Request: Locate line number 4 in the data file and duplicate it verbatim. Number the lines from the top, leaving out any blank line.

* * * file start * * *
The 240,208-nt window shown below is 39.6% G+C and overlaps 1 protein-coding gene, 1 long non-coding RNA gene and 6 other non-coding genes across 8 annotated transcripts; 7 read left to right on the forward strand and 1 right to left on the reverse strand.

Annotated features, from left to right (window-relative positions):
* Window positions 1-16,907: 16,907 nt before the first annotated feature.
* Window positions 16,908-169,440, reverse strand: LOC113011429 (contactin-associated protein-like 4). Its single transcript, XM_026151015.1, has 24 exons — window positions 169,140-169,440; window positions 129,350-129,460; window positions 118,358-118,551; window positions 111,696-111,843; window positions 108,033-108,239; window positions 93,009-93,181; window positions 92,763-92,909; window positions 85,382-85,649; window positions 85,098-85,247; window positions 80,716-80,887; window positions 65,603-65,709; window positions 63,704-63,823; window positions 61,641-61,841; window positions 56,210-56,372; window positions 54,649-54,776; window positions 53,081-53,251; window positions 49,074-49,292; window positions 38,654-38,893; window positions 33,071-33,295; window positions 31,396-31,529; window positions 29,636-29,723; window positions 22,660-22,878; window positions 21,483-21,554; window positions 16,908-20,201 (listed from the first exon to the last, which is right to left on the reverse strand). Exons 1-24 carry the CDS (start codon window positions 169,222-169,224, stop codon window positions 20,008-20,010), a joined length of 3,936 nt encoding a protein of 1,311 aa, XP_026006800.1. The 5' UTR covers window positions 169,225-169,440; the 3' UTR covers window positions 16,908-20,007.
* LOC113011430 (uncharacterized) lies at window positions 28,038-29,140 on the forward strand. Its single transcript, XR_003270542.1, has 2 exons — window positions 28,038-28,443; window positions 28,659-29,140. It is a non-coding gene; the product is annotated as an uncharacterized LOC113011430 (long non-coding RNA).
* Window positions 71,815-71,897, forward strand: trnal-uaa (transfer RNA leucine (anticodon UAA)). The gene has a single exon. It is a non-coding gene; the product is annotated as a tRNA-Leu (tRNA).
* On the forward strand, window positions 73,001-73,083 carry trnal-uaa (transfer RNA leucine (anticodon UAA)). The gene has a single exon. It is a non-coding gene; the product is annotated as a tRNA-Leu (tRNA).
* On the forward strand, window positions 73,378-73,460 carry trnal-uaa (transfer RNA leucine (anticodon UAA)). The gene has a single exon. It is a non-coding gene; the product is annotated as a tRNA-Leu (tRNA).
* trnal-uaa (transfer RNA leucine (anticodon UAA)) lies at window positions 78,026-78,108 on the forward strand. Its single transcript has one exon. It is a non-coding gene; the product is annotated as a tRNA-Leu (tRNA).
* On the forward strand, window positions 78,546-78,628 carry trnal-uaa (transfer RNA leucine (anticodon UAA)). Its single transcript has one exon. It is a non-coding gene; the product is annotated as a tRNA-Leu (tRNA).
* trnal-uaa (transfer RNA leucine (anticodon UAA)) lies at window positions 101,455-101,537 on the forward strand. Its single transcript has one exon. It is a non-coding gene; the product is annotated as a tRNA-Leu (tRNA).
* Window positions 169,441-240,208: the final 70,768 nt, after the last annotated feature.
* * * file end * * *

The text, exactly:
* Window positions 16,908-169,440, reverse strand: LOC113011429 (contactin-associated protein-like 4). Its single transcript, XM_026151015.1, has 24 exons — window positions 169,140-169,440; window positions 129,350-129,460; window positions 118,358-118,551; window positions 111,696-111,843; window positions 108,033-108,239; window positions 93,009-93,181; window positions 92,763-92,909; window positions 85,382-85,649; window positions 85,098-85,247; window positions 80,716-80,887; window positions 65,603-65,709; window positions 63,704-63,823; window positions 61,641-61,841; window positions 56,210-56,372; window positions 54,649-54,776; window positions 53,081-53,251; window positions 49,074-49,292; window positions 38,654-38,893; window positions 33,071-33,295; window positions 31,396-31,529; window positions 29,636-29,723; window positions 22,660-22,878; window positions 21,483-21,554; window positions 16,908-20,201 (listed from the first exon to the last, which is right to left on the reverse strand). Exons 1-24 carry the CDS (start codon window positions 169,222-169,224, stop codon window positions 20,008-20,010), a joined length of 3,936 nt encoding a protein of 1,311 aa, XP_026006800.1. The 5' UTR covers window positions 169,225-169,440; the 3' UTR covers window positions 16,908-20,007.